I guess it would bother me a bit if he didn't discuss the amount of the gift first. I would be okay chipping in even if I didn't know them even though I probably wouldn't expect them to pay if the situation was reversed. Basically I think I would be slightly annoyed and would probably mention it, but I wouldn't make a big deal out of it. I don't think it's worth a fight. Just let him know what you would prefer him to do next time.
Muirnea Muirnea 6 years
Like you said, the money and having a gift for the couple isn't the point. I agree that your bf was very rude. If my bf had just assumed I was going to help pay for the gift I would have been upset too. Whether or not you are ok with paying part of it, your bf should have had the decency to ask you opinion/discuss the issue with you before he just demanded you pay $50 without even wanting your input whatsoever. I mean you didn't even help pick the present out! He just got it and then said you should pay this much for it. Geez. If he does things like this very often, I would be worried. B/c to me that would mean he doesn't respect or care about your opinion. And actually, I recently broke up with my last bf b/c he did things like this ALL the time. I constantly felt disrespected and just like my opinion never mattered. But if this is the first time he's done something like this, then just talk to him. Who knows what he was thinking...or more likely, not thinking until you talk to him about it. Tell him it really upset you and why. Then if it happens again is when I would really be worried. Good luck.
lickety-split lickety-split 6 years
Hate "plus one". So impersonal. She couldn't find out your name after 18 months? By all means chip in. Then take the boyfriend shopping for what you will wear. He can chip in for that :kiss:
brielleblonde brielleblonde 6 years
I'm sorry, but it's 50 bucks.. I'm sure the dinner and drinks will be worth more than that.
michichan michichan 6 years
Oh just be nice and chip in
mix-tape mix-tape 6 years
This is really tough. I say he should have paid for the entire gift, but it's not worth fighting over especially if you say you can afford the $50. It's been a year and a half and you say everything else is good in the relationship so let it slide. Next time talk about financial aspects of a situation before it gets to that point, don't just assume you know what he'll do.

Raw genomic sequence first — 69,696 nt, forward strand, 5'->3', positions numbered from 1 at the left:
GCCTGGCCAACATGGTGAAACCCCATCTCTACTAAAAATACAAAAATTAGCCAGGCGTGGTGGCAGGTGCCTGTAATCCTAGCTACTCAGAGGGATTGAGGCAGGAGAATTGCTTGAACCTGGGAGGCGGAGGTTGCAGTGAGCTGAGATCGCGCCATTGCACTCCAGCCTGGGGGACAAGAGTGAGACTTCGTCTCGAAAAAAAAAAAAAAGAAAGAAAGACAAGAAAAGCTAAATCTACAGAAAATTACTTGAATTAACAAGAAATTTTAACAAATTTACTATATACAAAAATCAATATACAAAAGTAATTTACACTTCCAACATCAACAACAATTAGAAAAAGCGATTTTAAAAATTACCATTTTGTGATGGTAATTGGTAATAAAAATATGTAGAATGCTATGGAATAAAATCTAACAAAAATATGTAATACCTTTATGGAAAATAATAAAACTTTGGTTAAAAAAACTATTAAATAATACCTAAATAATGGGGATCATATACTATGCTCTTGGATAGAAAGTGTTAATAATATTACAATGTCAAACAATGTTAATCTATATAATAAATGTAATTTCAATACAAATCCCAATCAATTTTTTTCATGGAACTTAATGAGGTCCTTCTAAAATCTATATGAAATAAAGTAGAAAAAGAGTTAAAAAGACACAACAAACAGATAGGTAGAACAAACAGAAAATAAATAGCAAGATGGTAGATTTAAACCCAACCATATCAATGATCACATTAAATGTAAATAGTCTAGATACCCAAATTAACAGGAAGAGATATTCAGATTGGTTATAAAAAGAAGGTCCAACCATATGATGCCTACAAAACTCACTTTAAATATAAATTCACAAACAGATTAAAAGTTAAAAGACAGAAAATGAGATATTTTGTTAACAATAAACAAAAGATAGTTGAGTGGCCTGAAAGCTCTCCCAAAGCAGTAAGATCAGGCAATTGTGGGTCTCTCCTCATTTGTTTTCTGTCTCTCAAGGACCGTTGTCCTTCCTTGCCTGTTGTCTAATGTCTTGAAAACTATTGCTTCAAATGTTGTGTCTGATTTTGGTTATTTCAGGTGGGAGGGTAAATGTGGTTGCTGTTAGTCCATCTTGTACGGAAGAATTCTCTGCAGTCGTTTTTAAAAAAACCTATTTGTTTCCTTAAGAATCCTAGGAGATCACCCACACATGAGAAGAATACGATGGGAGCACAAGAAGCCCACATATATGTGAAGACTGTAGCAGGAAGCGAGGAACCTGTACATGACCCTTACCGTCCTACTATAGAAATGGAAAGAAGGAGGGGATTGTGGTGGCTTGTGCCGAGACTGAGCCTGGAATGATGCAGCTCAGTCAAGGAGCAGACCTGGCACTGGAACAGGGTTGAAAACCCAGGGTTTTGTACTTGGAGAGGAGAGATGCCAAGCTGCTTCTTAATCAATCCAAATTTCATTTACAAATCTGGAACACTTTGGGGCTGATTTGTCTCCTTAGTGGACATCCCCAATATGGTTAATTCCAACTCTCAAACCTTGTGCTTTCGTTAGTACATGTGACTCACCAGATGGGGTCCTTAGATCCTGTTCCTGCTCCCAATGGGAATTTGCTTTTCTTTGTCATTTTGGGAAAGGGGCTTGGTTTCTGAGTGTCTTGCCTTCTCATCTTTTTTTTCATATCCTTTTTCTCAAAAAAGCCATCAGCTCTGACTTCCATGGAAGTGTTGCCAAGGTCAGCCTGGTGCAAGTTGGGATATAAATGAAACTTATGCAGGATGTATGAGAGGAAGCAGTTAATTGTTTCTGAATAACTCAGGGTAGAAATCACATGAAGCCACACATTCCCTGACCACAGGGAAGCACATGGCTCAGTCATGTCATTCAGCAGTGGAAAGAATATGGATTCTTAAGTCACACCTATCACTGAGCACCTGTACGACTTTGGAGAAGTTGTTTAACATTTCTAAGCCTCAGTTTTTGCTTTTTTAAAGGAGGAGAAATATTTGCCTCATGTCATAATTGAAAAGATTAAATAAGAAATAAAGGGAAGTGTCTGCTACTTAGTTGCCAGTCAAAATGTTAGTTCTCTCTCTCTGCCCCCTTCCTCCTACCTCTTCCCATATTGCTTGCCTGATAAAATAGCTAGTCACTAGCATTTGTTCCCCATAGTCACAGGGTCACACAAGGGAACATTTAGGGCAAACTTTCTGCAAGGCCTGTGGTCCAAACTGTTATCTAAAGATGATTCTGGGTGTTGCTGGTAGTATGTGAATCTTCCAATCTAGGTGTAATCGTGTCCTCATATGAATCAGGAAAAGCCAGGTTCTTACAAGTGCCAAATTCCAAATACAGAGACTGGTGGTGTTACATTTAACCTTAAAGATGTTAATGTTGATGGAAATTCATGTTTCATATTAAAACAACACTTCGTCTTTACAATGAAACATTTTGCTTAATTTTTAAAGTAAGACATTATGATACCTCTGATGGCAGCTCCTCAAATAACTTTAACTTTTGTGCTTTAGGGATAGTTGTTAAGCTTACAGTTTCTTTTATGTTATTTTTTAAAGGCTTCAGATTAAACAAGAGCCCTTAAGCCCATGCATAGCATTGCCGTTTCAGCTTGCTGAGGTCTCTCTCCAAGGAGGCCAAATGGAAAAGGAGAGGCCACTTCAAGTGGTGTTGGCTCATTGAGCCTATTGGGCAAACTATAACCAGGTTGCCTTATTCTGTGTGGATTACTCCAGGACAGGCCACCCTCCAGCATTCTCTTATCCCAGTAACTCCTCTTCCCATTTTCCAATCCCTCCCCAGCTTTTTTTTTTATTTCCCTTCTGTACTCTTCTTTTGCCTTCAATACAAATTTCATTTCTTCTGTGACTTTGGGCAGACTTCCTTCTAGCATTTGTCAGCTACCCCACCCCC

mkls6044 mkls6044 6 years
I agree that it depends on whether your name was on the card. If so, then there isnt as much of a problem with contributing. However, if he is just trying to lighten his load without letting them know it was from you too, then yeah, i wouldnt be too happy. on a side note- its actually not correct etiquette to put "and guest" on a wedding invitation. Supposedly if the bride/groom know their invited guest well enough to let them bring someone, they are supposed to call and find out the "plus one's" name. Yes, I'm from the South ;) and no, I dont plan on doing that at my wedding!! :)
plunkstarbaby plunkstarbaby 6 years
Chloe Bella & Anonymous 1:12 - Awfully judgmental, don't you think? This girl is asking our opinion about a specific situation, not her relationship. Boo.
janeaustenrules janeaustenrules 6 years
After reading all the comments I went back and reread the article. My impression was that it was not the money, it was the assumption that bothered her. I agree with yogaforlife, not everything needs to be a fight and you have to carefully chose what issues you want to make a big deal of (just because you feel something doesn't mean you need to act on it), but chances are if it bothered her enough to write in about it, there may be something deeper than simply the assumption he made in this particular case that is bothering her. And if there is, that should be explored and expressed in a constructive way. And I feel for her on the +1 business (and perhaps her resentment on this may be a big part of the issue). When my now-husband's brother got married the invitation was to him + guest, nowithstanding that we had been together for 5 years and I had attended every family event (including Christmases). We were told it was proper "etiquette." It offended both he and I greatly (and it's been over 11 years and it still burns me every time I think about it) and signified to us a lack of respect for our commitment to each other because our relationship did not fit in the arbitrary category of individuals entitled to have their name on the invitation. My husband/then boyfriend expressed his displeasure about the manner in which the invitation was addressed - if her boyfriend did not, could this be contributing to the way she feels?
RockAndRepublic RockAndRepublic 6 years
They're not your friends so who cares?! It's on him, not you. I will iterate, they're not you're friends!
Vanonymous Vanonymous 6 years
If your name is going on the card, you should chip in. It would be one thing if you really were just a "+1", but you're not. You're his long-term girlfriend. I'm pretty sure if he was single and asked a girl from work to go as his date, he wouldn't ask her to pay. It's different rules when you're an actual couple, IMO. And it's not like you're never going to see any of these people again.
medenginer medenginer 6 years
You were invited by him and if he felt like you paying part was an issue he should have addressed it right then with more tact than what he used. I would just pay the $50 and say that next time advanced notice of buying any future presents would be nice so you could buy a gift together if you were going. Buy a card. Sign a thoughtful message so the couple and him see your contribution also. Chivalry isn't dead. I have that with my SO and that's the way he would have handled it.
Zivanod Zivanod 6 years
It would have been nice of your boyfriend to ask instead of expect. At the same time, I think you should chip in since you are attending as well. Just make sure your name is on the present too so they know you as a person instead of just his +1.
Latest Love
X